Will Microsoft’s free antivirus software sink or swim?

June 11, 2009

Will Microsoft's free antivirus software sink or swim? Microsoft is set to release a beta version of its free antivirus software codenamed Morro. The company intends to patch its own gaping security flaws and wipe out a multi-billion-dollar antivirus software industry  in one fell swoop.

No one outside of the Microsoft employees testing the antivirus software has seen the free antivirus software yet. That hasn’t stopped executives at Symantec and McAfee from sweating bullets.

The two largest providers of antivirus software raked in over $3.14 billion combined last year selling paid antivirus and security software for PCs. Even if many enterprise customers decide to stick with these premier offerings, a free solution could drive margins down for both companies.

A McAfee spokesman says the company can compete with anyone, “on a level playing field,” that just isn’t the case. For Microsoft the antivirus solution is a loss leader to sell Windows computers and not it’s primary source of revenue.

The problem is that Microsoft doesn’t have the strongest track records in terms of security. Windows machines are infinitely more vulnerable to virus and malware attacks than their Mac and Linux cousins.

Now Microsoft is announcing a new security product the day after it released a record patch to Windows users. The patch fixed 31 vulnerabilities, 18 of which were deemed critical.

Also pertaining to the issue of credibility is whether Microsoft’s security team is truly independent. Often security researchers push Microsoft to resolve issues before they are exploited by viruses or other malware.

This is the biggest reason that McAfee and Symantec will be around for years to come. Businesses cannot take the risk of using software that hasn’t been independently audited for security or they risk falling behind the hackers trying to exploit their networks.

Many individuals are likely to try Microsoft’s new antivirus program just based on the fact that it’s free. However there are still other free products such as Avast to contend with that are free and independent.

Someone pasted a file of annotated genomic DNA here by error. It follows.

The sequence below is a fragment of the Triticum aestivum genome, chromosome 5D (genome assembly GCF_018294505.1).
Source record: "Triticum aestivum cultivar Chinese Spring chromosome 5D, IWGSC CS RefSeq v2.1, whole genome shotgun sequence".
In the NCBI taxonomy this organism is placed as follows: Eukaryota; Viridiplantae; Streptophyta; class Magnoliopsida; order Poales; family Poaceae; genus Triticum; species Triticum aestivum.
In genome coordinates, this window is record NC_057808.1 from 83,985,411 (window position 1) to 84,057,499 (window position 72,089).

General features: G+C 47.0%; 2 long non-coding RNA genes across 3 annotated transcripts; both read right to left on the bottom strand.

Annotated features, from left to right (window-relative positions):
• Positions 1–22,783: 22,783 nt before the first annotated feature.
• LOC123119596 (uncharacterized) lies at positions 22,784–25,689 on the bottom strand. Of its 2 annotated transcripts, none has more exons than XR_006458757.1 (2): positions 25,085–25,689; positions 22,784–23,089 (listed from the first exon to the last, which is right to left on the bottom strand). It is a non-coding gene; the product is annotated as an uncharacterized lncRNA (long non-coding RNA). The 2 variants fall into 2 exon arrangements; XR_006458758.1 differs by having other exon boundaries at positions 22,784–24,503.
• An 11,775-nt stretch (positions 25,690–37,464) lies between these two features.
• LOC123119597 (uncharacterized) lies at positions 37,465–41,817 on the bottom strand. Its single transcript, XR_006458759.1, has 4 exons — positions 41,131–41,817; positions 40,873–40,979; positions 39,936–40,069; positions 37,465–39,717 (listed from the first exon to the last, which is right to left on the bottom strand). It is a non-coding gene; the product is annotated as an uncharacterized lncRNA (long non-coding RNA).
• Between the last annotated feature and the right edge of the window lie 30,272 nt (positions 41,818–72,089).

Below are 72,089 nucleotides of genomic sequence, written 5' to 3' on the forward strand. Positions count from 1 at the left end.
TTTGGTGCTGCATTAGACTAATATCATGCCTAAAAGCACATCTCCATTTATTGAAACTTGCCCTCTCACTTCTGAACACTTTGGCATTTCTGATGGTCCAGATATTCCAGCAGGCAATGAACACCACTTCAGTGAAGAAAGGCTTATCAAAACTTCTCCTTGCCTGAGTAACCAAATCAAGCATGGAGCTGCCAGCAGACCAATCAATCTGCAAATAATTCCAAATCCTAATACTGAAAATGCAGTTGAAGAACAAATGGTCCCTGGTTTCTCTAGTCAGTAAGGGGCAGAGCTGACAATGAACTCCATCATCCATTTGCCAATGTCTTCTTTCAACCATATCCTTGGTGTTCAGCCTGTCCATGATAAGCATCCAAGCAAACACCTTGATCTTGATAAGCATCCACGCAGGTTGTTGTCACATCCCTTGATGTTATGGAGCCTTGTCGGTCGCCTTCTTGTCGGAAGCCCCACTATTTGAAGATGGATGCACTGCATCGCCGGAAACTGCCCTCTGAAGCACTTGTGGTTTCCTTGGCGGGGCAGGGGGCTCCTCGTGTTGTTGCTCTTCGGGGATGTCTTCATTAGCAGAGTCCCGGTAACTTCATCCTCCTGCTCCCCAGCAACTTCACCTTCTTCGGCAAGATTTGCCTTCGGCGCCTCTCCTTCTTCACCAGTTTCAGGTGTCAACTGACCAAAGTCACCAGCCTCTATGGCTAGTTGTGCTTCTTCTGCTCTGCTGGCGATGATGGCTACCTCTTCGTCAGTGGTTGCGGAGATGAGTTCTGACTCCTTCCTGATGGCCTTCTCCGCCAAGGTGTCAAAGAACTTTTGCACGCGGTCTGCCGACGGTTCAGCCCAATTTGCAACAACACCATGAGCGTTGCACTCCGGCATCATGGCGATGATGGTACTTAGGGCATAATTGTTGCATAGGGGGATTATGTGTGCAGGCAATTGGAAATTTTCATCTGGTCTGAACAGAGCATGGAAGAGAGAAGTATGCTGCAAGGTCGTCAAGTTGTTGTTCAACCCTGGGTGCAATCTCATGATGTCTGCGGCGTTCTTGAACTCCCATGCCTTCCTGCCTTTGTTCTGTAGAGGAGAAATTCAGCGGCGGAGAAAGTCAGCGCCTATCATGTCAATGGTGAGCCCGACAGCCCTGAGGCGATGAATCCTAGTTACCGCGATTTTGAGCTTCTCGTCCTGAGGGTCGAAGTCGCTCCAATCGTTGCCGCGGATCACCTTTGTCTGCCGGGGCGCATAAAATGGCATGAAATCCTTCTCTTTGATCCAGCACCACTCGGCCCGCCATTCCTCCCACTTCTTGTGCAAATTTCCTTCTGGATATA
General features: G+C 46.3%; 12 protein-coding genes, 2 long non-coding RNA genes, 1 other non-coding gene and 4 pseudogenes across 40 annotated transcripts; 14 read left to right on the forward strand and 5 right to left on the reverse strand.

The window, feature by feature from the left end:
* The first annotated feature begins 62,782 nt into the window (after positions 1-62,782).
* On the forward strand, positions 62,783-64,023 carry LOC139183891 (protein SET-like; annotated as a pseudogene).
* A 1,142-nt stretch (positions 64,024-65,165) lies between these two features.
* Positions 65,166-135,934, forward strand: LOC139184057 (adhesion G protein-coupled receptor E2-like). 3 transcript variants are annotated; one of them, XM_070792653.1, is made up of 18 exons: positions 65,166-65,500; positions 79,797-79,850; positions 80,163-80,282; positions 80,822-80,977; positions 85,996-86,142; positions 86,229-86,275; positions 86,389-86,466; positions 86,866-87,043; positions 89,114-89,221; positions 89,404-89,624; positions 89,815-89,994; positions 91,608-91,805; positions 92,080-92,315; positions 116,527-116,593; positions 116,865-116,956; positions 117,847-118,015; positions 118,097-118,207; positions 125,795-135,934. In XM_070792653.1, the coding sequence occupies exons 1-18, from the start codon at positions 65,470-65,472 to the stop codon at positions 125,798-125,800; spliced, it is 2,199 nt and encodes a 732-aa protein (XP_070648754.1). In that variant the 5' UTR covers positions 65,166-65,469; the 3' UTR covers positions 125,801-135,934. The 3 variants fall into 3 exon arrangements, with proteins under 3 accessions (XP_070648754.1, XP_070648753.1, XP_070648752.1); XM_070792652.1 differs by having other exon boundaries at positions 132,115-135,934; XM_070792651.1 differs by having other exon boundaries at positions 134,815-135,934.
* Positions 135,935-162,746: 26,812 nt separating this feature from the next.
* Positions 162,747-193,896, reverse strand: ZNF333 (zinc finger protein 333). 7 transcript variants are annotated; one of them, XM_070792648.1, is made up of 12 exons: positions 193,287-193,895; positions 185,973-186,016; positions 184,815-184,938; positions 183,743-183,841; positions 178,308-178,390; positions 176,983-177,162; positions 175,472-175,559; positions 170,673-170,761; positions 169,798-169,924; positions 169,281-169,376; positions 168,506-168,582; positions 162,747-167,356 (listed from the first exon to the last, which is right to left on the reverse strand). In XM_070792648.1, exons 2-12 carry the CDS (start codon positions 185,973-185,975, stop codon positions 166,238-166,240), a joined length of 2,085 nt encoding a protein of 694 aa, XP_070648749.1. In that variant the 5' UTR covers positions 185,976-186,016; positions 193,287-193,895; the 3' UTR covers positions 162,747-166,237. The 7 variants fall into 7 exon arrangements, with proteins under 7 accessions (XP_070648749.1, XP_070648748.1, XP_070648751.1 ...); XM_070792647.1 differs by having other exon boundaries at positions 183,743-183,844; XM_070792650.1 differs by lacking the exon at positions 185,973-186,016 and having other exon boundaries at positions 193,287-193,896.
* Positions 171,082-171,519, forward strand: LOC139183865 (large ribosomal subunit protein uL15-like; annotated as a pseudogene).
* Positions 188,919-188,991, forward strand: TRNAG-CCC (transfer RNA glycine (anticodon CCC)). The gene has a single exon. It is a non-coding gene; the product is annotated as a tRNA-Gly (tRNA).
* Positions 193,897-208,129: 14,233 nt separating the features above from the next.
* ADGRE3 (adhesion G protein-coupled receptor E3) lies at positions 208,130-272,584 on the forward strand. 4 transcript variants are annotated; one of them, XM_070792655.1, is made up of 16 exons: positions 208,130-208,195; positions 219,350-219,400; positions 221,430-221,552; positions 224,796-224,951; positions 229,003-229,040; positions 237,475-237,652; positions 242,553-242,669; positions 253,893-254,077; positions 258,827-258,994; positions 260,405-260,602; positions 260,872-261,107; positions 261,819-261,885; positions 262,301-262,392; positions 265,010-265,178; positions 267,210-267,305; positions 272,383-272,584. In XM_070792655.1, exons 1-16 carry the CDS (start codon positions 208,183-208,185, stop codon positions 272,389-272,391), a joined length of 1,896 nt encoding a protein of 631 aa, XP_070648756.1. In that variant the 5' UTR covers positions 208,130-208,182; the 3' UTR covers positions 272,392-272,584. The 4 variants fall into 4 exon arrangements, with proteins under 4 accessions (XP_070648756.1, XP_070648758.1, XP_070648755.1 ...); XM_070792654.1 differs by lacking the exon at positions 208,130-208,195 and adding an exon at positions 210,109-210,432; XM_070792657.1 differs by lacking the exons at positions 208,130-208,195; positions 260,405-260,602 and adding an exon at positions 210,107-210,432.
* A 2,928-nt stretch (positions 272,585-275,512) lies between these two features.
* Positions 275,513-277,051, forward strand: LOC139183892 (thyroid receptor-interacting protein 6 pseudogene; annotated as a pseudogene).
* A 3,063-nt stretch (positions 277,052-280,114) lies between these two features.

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9 Responses to “Will Microsoft’s free antivirus software sink or swim?”

  1. Aquaadverse:

    Everyone who keeps hammering Microsoft for being insecure automatically loses if they also hammered them for anti-trust issues. They were blocked from providing their own antivirus software by a moronic mindset the EU seems to still embrace.

    It’s a bit disingenuous to bitch about Microsoft’s security track record when they are forced to publicize code and forbidden to include programs under threat of millions of dollars of fines.

    Perhaps they still would have sucked at security, perhaps not. No doubt the fanatical zealots with Microsoft Derangement Syndrome will dismiss the possibility.

  2. Dave Jeyes:

    What do public code or antitrust measure have to do with writing good code? Inquiring minds (and the entire Linux community) would like to know.

  3. Aquaadverse:

    Microsoft was fined millions and not allowed to bundle programs with Windows. You might be fine with the idea that Microsoft wouldn’t be better equipped to write an antivirus program, but I’m not.

    Microsoft had a large amount of legacy customers and code prior to the widespread availability of either PC networks or the Web.

    They made a decision to run default users as administrator as an ease of use measure. As bad of a choice it seems now when looking back, the success of that decision is pretty hard to ignore.